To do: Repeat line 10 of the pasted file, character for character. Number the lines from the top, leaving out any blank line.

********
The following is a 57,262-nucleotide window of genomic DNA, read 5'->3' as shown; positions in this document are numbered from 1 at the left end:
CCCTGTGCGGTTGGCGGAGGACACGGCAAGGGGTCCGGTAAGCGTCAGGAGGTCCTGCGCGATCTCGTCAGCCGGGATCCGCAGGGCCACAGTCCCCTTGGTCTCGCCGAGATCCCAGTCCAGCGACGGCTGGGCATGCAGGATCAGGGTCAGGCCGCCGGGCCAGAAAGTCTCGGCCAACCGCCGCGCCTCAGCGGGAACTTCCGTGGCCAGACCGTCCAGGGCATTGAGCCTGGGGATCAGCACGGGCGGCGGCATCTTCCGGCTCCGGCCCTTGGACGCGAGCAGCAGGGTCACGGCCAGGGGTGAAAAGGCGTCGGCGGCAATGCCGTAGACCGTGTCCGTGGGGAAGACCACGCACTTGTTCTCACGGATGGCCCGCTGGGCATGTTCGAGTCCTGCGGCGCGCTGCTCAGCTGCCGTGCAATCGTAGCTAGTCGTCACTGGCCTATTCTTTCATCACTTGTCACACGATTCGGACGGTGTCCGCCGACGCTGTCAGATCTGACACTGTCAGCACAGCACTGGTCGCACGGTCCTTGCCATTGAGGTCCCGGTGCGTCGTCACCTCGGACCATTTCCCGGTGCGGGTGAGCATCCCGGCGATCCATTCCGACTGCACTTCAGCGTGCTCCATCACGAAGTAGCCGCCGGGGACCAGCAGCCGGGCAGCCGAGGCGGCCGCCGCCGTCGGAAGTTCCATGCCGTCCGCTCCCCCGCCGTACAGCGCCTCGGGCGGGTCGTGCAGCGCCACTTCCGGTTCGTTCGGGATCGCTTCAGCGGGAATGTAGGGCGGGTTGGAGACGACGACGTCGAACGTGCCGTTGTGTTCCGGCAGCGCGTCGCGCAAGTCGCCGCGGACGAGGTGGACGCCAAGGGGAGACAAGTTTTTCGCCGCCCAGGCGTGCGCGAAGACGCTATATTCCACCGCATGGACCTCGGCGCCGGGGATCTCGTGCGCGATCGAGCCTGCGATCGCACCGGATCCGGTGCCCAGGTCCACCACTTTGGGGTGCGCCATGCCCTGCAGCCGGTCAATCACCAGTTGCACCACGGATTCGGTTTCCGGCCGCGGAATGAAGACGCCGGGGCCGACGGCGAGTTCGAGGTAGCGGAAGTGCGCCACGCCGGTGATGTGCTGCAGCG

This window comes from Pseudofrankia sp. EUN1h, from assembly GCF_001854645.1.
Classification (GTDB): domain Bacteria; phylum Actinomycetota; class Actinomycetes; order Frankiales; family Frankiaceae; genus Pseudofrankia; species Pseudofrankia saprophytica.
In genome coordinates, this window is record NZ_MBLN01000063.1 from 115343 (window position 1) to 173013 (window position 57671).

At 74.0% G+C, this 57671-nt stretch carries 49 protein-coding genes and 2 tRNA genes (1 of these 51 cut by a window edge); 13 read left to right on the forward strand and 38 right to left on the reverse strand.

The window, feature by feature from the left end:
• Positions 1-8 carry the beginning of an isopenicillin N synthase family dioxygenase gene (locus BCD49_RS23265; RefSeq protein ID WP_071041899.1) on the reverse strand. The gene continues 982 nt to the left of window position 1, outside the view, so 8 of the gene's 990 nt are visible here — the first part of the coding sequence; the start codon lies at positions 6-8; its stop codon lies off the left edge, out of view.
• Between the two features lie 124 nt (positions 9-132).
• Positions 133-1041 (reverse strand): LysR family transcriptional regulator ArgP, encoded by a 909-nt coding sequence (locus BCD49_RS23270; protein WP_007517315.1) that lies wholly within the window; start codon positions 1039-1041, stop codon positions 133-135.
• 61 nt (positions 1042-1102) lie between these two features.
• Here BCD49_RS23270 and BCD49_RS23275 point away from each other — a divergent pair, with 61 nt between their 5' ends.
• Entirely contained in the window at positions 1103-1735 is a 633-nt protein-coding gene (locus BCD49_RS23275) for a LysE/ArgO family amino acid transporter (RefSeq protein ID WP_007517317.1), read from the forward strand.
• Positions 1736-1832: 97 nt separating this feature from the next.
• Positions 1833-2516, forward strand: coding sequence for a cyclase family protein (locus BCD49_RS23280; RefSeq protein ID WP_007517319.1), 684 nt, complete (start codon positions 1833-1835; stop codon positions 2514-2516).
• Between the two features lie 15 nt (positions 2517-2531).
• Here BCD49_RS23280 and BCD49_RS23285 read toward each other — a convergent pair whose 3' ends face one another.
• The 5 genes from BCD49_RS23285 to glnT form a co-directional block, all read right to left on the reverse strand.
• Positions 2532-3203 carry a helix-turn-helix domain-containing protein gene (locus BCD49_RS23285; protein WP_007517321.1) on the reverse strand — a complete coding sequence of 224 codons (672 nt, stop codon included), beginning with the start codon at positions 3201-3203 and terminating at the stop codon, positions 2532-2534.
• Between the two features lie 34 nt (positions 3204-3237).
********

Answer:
• Positions 133-1041 (reverse strand): LysR family transcriptional regulator ArgP, encoded by a 909-nt coding sequence (locus BCD49_RS23270; protein WP_007517315.1) that lies wholly within the window; start codon positions 1039-1041, stop codon positions 133-135.